In the last couple of years, I’ve always looked at Bloodstock with an eye of curiosity. It’s had a couple of bands I really like appear every year but never enough for me to justify the ticket price. This year was different, sporting a thoroughly healthy line-up so I plonked down the needed notes and made my second visit of the year to the Midlands.
I’ve done festivals in the past, this summer saw me attend my fifth Download, my third Wildfire and first Camden Rocks. And like those which came before, Bloodstock is something else entirely. It doesn’t have the complete sensory overload Download has, it’s big enough to pull in those household names at the top of the poster yet you’ll manage to see the same faces over the course of the weekend rather than blink and never see them again.
Sitting near the end of festival season, Bloodstock is at a great point in the calendar. If you’ve done multiple festivals over the summer months, Dr Seuss’ quote is for once, not trite but applicable:
Don’t be sad it’s over, smile because it happened.
And remember, we get the next few months to speculate who’ll be appearing next year and where then babble excitedly over announcements or become snide keyboard warriors.
However, post-festival blues don’t have a chance to kick in given the sheer amount of live music I consume as once festival season ends, thus begins silly season in the UK to the point you need to clone yourself multiple times if you aim to seen every band you want before Santa visits. And send said clones off to work on the down-time so you can afford to go…
Bloodstock 2016 was an experience unto itself and in my opinion, here’s why.
If you were there this year and didn’t see Twisted Sister, you better have a damn good reason. Without going into review territory (it’s coming soon), Twisted Sister on a bad night are better than 95% of bands you’ll ever see ever. Except, they weren’t bad; they knocked it out of Catton Hall. It’s an “I was there” moment and on that night, more than ever, did it hit me that when the final notes are played, they’re going to leave a hole in our universe that no band can ever hope to fill.
Because it’s Evil Scarecrow! Drawing one of the largest crowds of the weekend, from the spacehoppers to the scuttling of “Crabulon”, Evil Scarecrow make sure that during their time on stage, you have fun. Because that’s why we travel hundred of miles to see bands, right?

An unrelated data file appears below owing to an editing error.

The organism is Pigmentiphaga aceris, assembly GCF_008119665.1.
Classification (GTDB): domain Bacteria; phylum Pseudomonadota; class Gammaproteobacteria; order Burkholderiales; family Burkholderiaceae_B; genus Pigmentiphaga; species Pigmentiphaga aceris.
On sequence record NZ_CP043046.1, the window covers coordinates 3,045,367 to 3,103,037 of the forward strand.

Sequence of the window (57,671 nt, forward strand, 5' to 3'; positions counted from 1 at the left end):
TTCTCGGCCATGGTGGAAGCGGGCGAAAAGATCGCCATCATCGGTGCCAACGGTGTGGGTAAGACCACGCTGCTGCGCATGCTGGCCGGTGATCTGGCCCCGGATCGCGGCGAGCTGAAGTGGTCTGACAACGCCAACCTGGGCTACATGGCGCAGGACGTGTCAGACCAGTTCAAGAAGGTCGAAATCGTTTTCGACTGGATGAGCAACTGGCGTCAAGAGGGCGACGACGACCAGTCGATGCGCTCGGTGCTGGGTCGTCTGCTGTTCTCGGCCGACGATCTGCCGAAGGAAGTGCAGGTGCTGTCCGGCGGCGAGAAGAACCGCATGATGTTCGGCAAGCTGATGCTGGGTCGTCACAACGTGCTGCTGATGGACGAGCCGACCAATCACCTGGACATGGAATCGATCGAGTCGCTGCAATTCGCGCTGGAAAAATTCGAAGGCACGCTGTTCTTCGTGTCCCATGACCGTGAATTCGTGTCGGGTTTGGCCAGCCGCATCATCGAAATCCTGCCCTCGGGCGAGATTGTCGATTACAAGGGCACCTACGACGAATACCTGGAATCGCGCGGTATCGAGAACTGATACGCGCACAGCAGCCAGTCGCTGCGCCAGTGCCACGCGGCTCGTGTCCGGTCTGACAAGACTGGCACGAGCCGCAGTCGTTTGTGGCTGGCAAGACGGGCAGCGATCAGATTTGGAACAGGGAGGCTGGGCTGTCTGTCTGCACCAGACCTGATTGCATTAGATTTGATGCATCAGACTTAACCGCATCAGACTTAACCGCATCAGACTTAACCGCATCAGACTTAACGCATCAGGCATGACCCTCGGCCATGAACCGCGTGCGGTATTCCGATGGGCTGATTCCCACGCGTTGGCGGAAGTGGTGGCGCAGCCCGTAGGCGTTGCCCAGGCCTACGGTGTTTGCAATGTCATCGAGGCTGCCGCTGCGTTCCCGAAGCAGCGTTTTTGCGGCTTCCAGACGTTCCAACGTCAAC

Bucket list moments and new discoveries
I don’t have many bands I have left to see on this list but to see Slayer and Anthrax share a bill and tick off the remaining half of the Big 4 alongside DragonForce (don’t lie, we all wanted to nail “Through The Fire and Flames” on Guitar Hero III), it made it that bit shorter. Meanwhile I discovered a shedload of new bands over all four stages and I can’t wait to delve into their back catalogues and catch them in a more intimate setting.
The Jägermeister Stage
Showcasing a handful of bands every day, it held some of the best bands of the weekend. The fact there was half a dozen rows of people outside the tent and every space inside the tent inhabited for every band only further shows how good the bookings were. I can foresee the stage being bigger next year.
People dressed as Judge Dredd. More denim cut-offs than I can count and thinking what patches I would put on mine if I had a blank canvas (mine is full but I did replace one band with a Bloodstock patch). My personal favourite was this however; one patron was clearly disabled and spent their time on an all-terrain stretcher but the sides had been decorated to look like a Viking longship. I wish I’d got a picture of it.
This one is two-fold. As Mosh and James have both said, there’s a sense of community at Bloodstock. A willingness to talk to anyone and likewise; help. Anyone who tried to get that couple of extra feet nearer to the stage, if they bumped into you, you got an apology.
But there was also the Moshville crew which made the weekend that extra bit better. From the minute myself, Mosh, James and Sean crammed ourselves and our gear into a car to make our way south until the final morning when we headed home, there was a real sense of camaraderie. It made it a festival like no other to date. For most bands that more than one of us saw, we pretty much reached a unanimous verdict which means the bands are doing something right. We’d all met each other (with the exception of myself and Sean) before but this was definitely the longest we’d spent in each other’s company and we’re all still alive so we can’t have gotten on each other’s nerves too much…
Now, can we do it again this weekend?